Flexible ears should not be used to clean the ears. “By doing this, the person is removing the wax. This substance is not dirt, but protection”, explains doctor Oliveira. In addition to removing the protective layer, another risk is pushing the wax inward and, with it, puncturing the tympanic membrane, which can have serious consequences for the patient.

4. Not getting vaccinated

Vaccines protect against diseases that can cause deafness, such as mumps (Image: Nearxiii/Freepik)

It may seem strange to talk about vaccination while pointing out reasons that can lead to hearing loss, but it makes perfect sense. After all, some diseases can leave serious sequelae on the patient, including hearing loss up to complete deafness. These are the cases of measles, rubella, mumps and meningitis, for example.

In Brazil, vaccines against all these diseases are available, free of charge, in the Unified Health System (SUS). Regardless, in recent years, vaccination rates have been falling in children. In 2021, coverage of the triple viral immunizer — which immunizes against measles, mumps and rubella — dropped again and reached 71.4%, which points to the risk of outbreaks and serious impacts on the lives of minors.

5. Beware of Infections and Colds

In addition to the “more serious” illnesses, some colds and flu can also impact hearing. So much so that it is common for someone with a cold to complain of earache, for example. This relationship does exist and can even be expected, since the nose has an internal communication with the ear. This allows inflammation from one to reach the other. The good part is that, in these cases, the hearing ability, when affected, tends to return.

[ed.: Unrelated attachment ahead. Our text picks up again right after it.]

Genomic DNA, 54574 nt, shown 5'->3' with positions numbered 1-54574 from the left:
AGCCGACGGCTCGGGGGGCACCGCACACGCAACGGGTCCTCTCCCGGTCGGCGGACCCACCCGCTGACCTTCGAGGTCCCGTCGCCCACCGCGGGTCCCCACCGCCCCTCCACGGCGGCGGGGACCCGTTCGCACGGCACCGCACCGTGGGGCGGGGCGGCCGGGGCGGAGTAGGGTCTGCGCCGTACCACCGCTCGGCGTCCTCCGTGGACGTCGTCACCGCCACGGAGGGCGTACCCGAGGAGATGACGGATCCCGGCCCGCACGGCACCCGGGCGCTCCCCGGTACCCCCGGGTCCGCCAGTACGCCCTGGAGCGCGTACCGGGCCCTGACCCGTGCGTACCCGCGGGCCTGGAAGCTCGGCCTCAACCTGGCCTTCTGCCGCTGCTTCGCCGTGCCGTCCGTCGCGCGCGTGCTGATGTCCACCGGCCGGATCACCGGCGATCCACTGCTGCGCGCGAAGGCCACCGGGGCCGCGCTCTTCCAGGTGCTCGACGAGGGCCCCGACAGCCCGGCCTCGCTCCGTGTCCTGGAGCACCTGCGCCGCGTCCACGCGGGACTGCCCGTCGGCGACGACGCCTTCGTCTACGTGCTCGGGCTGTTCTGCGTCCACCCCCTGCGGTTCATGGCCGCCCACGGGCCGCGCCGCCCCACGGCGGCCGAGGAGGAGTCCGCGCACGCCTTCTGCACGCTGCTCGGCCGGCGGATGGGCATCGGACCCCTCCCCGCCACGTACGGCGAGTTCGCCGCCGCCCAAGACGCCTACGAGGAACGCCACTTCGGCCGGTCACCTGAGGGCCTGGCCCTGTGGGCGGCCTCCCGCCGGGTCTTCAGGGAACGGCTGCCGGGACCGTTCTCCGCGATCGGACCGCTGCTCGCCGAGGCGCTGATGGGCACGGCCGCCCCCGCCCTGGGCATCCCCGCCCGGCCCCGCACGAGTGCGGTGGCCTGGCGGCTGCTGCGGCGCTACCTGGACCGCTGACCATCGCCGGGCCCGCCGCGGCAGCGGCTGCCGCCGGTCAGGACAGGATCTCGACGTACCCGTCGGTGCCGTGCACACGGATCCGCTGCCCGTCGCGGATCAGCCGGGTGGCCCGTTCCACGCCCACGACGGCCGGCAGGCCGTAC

6. Self-medication

Some drugs, such as antibiotics, can cause deafness as they are ototoxic (Image: Nadianb/Envato)

Self-medication can be quite risky for hearing. This is because there are some medications that are ototoxic, that is, they can cause deafness or tinnitus as a side effect, depending on the dose and duration of treatment. In extreme cases, the person can cause permanent deafness.

The point is that different drugs can be ototoxic, including some formulations considered common, such as antibiotics, high blood pressure drugs and even aspirin. Therefore, medical treatments should not be carried out without the support of a specialist.

7. Smoking

Finally, smoking increases the risk of accelerated hearing decline. To be more precise, those individuals who smoke were about 1.69 times more likely to have hearing loss compared to non-smokers, according to research by the American Medical Association (AMA), published in the scientific journal JAMA.

In addition, the authors caution that “non-smoking participants who lived with a smoker were more likely to have hearing loss than those who were not exposed to a family member who smoked.”

Source: Ministry of Health, WHO, Drauzio Varella, JAMA and Portal Otorrino

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She's our PC girl, so anything is up to her. She is also responsible for the videos of Play Crazy Game, as well as giving a leg in the news.